The word Progressive means that it is the app’s responsibility to adjust itself to the capabilities of the device it is running on, instead of the user’s responsibility to have the latest phone to use the thing. This means that if someone’s iPhone 4 running iOS x.x.x can’t handle a particular feature, then that feature simply isn’t shown to them. We give them progressively more as their capability increases.
Techwise it’s simple. PWA is not a language or anything else difficult. It’s just a set of guidelines & specifications which any url can meet. If enough boxes are ticked (https, service worker, icons etc), hey presto you have a PWA.
One app to rule them all streamlines every part of the process from planning through project management to implementation, testing, QA and support
It’s a technology made by Google, with all the quality that entails. Google’s own blurb on the topic is
Progressive Web Apps are user experiences that have the reach of the web, and are: Reliable - Load instantly and never show the downasaur, even in uncertain network conditions. Fast - Respond quickly to user interactions with silky smooth animations and no janky scrolling. Engaging - Feel like a natural app on the device, with an immersive user experience. This new level of quality allows Progressive Web Apps to earn a place on the user’s home screen.
Bob: So all those features like uploading an image from the camera, PWA’s can do that?
Me: Yes. With some caveats.
Bob: What’s the catch?
Me: Well, even 5 yearsold it is still a comparatively new technology, and that does mean some friction.
For instance there are 2 App Stores, Google & Apple. Google invented PWA and are happy to ditch the Playstore. Apple don’t like to be pushed around by Google, and so have purposly withheld certain PWA features from their iphones which make it seem like a poor man’s option.
Features such as the ability to send push notifications when the app is running in the background. These features are considered vital (for some reason). The PWA reply to that is … if your device doesn’t support it, you don’t even know the feature is there. Simples
Bob: Yes, we do have push notifications on both android and iphone and a big, ugly backend to handle that too. It’s a vital feature that our customers simply can’t live without. That would be a dealbreaker.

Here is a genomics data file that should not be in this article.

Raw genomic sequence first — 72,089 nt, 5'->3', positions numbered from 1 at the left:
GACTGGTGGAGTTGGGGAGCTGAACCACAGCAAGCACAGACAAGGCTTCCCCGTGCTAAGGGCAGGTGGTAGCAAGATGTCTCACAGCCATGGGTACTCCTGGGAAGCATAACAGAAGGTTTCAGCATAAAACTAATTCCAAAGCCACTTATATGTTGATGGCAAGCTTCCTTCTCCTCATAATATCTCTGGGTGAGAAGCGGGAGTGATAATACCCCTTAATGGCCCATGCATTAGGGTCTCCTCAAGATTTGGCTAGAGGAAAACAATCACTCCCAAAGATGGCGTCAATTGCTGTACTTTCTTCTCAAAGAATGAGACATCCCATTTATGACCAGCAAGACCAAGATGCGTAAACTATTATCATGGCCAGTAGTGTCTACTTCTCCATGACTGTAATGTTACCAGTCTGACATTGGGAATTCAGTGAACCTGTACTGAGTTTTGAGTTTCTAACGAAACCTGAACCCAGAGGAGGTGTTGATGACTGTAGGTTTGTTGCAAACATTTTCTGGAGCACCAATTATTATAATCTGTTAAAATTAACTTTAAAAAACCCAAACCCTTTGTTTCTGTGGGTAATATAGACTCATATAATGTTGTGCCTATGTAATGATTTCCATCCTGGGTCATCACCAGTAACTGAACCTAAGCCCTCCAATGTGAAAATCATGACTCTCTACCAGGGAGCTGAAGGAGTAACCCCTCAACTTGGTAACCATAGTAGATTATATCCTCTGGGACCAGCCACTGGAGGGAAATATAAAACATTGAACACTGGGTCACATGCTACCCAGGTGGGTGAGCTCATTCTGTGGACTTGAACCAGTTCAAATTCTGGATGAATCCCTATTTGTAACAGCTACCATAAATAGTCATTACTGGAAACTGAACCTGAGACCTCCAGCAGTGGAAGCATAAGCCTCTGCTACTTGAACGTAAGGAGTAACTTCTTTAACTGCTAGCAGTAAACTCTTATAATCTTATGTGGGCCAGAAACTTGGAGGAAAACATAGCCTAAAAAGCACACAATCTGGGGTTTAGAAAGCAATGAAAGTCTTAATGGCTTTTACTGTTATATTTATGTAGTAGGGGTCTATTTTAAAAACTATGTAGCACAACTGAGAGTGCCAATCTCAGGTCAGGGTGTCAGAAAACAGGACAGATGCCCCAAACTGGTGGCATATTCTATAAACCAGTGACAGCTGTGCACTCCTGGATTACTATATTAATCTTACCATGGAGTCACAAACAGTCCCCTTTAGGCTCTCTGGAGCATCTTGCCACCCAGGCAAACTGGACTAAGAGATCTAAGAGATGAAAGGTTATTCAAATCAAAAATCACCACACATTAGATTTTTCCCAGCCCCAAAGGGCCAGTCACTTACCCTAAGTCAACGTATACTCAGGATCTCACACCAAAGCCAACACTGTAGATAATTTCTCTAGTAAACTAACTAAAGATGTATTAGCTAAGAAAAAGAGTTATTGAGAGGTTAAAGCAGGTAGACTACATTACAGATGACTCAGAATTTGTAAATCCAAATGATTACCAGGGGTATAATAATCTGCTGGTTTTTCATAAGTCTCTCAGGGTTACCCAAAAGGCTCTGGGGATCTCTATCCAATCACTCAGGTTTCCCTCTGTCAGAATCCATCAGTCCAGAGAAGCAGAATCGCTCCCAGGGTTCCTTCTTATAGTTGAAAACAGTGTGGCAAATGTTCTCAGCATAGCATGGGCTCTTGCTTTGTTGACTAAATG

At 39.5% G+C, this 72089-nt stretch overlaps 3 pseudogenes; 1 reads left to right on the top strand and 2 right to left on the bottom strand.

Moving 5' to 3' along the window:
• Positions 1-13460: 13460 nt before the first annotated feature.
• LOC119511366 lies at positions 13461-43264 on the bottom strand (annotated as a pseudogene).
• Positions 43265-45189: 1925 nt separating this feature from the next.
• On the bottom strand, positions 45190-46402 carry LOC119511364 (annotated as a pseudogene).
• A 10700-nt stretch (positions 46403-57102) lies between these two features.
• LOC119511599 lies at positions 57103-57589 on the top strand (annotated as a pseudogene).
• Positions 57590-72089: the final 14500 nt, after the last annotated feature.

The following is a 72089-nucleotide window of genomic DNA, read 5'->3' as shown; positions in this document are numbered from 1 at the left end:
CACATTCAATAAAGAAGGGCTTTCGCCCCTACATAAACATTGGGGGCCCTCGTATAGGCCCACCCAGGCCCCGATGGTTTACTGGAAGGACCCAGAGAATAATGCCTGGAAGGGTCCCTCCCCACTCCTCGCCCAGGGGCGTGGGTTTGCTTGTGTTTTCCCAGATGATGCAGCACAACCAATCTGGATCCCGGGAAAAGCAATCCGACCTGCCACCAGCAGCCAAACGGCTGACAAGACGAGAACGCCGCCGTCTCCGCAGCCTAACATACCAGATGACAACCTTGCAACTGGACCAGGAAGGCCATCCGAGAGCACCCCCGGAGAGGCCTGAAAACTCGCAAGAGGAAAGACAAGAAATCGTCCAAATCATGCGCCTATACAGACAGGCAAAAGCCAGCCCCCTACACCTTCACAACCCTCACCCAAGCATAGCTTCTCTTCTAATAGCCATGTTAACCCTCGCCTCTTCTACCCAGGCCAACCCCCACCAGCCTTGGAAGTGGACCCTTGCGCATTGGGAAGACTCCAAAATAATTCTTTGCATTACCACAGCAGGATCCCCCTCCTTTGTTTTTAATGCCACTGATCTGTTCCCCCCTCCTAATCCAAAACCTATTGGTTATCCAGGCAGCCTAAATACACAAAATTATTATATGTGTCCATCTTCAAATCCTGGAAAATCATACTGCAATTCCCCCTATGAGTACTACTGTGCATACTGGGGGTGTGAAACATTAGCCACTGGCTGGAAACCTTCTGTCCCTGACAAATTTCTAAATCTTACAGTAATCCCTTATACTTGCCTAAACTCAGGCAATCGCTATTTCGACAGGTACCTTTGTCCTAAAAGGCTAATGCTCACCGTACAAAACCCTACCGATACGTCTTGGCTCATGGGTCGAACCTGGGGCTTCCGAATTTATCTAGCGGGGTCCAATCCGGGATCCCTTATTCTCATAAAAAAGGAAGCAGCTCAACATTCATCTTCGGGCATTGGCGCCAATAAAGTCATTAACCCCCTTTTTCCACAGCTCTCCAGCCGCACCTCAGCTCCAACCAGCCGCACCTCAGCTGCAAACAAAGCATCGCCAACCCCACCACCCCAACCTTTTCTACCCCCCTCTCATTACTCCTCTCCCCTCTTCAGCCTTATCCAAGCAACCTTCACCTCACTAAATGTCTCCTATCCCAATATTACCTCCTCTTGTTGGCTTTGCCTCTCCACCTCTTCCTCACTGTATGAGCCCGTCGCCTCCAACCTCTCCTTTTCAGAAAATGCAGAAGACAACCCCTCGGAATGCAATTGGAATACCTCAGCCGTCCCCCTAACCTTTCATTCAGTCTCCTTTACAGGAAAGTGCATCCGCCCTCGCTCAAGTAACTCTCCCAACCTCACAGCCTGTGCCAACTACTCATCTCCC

Me: Fucktard. Oh, I’m sorry, did I say that out loud? Carry on, Bob…. you were saying?
Bob: Why isn’t everyone doing this?
Me: They are. Some pretty massive businesses have taken this approach. A few examples?
Bob: Right. So let me get it straight, you’re saying we should drop everything right now, throw away everything we ever did for the last 10 years… and do it your way?
Bob: Who is going to build that single, simple React frontend, how long will it take and how much will it cost me?
Me: I could do it for you at $800/day if you like. With that comes a guarantee that I will never actually allow the project to be finished, because why would I?
I’ll just tinker about with fun stuff and feed you peanuts getting paid silly money. When I get bored I’ll leave.
What might work out better is for you to pay me that same money to build a team of people who will be able to carry on if and when I do leave. If you have any false ideas about the likelyhood of me not doing that… please take a look at my public work history on linkedin
Bob: Good point. OK, Chris, what’s in it for you?
Me: Come to think of it, Bob, not much, huh? I mean… I could work my ass off for 6 months and deliver this project for you, pocket my 60K and look for another similar project I guess.
If I had a stake in the outcome which allowed me to continue that stake and still move on to new greenfield projects…. well, that could work
Bob: Sounds very complicated and non-standard. Far easier to stay with how things are. Let me think about it and talk to my collegues and
Me: No wuckers. I’ll get my coat.